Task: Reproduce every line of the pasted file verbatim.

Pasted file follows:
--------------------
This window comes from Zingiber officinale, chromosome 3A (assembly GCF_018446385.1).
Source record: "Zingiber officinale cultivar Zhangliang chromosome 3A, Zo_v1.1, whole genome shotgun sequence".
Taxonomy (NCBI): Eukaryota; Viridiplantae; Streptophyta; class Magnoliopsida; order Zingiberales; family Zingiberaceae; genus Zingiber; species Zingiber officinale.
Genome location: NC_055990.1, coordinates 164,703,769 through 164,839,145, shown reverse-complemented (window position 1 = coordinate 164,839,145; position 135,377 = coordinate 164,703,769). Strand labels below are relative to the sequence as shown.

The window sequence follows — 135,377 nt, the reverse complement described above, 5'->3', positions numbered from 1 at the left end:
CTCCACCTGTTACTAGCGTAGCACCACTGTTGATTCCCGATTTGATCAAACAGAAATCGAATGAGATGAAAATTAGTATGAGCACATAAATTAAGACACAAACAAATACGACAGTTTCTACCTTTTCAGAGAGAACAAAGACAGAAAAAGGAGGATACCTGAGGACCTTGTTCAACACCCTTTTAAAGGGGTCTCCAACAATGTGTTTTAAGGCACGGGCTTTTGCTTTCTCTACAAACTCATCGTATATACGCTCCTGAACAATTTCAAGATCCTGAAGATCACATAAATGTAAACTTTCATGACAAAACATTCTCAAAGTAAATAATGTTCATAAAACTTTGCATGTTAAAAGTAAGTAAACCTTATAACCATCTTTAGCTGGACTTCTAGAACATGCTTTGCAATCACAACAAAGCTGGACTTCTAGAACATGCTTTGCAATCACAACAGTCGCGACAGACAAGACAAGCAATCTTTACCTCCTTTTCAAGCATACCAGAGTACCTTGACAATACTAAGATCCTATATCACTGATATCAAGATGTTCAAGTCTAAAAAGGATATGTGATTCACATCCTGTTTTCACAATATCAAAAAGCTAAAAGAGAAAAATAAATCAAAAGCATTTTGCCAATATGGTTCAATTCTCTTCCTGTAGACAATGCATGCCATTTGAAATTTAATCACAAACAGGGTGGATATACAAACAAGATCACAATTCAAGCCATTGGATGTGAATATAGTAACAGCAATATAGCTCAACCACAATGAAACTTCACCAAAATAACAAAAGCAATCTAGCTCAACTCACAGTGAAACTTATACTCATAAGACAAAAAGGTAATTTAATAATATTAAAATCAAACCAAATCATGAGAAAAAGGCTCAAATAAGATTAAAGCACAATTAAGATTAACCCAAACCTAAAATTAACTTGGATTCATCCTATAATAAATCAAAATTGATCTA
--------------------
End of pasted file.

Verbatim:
This window comes from Zingiber officinale, chromosome 3A (assembly GCF_018446385.1).
Source record: "Zingiber officinale cultivar Zhangliang chromosome 3A, Zo_v1.1, whole genome shotgun sequence".
Taxonomy (NCBI): Eukaryota; Viridiplantae; Streptophyta; class Magnoliopsida; order Zingiberales; family Zingiberaceae; genus Zingiber; species Zingiber officinale.
Genome location: NC_055990.1, coordinates 164,703,769 through 164,839,145, shown reverse-complemented (window position 1 = coordinate 164,839,145; position 135,377 = coordinate 164,703,769). Strand labels below are relative to the sequence as shown.

The window sequence follows — 135,377 nt, the reverse complement described above, 5'->3', positions numbered from 1 at the left end:
CTCCACCTGTTACTAGCGTAGCACCACTGTTGATTCCCGATTTGATCAAACAGAAATCGAATGAGATGAAAATTAGTATGAGCACATAAATTAAGACACAAACAAATACGACAGTTTCTACCTTTTCAGAGAGAACAAAGACAGAAAAAGGAGGATACCTGAGGACCTTGTTCAACACCCTTTTAAAGGGGTCTCCAACAATGTGTTTTAAGGCACGGGCTTTTGCTTTCTCTACAAACTCATCGTATATACGCTCCTGAACAATTTCAAGATCCTGAAGATCACATAAATGTAAACTTTCATGACAAAACATTCTCAAAGTAAATAATGTTCATAAAACTTTGCATGTTAAAAGTAAGTAAACCTTATAACCATCTTTAGCTGGACTTCTAGAACATGCTTTGCAATCACAACAAAGCTGGACTTCTAGAACATGCTTTGCAATCACAACAGTCGCGACAGACAAGACAAGCAATCTTTACCTCCTTTTCAAGCATACCAGAGTACCTTGACAATACTAAGATCCTATATCACTGATATCAAGATGTTCAAGTCTAAAAAGGATATGTGATTCACATCCTGTTTTCACAATATCAAAAAGCTAAAAGAGAAAAATAAATCAAAAGCATTTTGCCAATATGGTTCAATTCTCTTCCTGTAGACAATGCATGCCATTTGAAATTTAATCACAAACAGGGTGGATATACAAACAAGATCACAATTCAAGCCATTGGATGTGAATATAGTAACAGCAATATAGCTCAACCACAATGAAACTTCACCAAAATAACAAAAGCAATCTAGCTCAACTCACAGTGAAACTTATACTCATAAGACAAAAAGGTAATTTAATAATATTAAAATCAAACCAAATCATGAGAAAAAGGCTCAAATAAGATTAAAGCACAATTAAGATTAACCCAAACCTAAAATTAACTTGGATTCATCCTATAATAAATCAAAATTGATCTA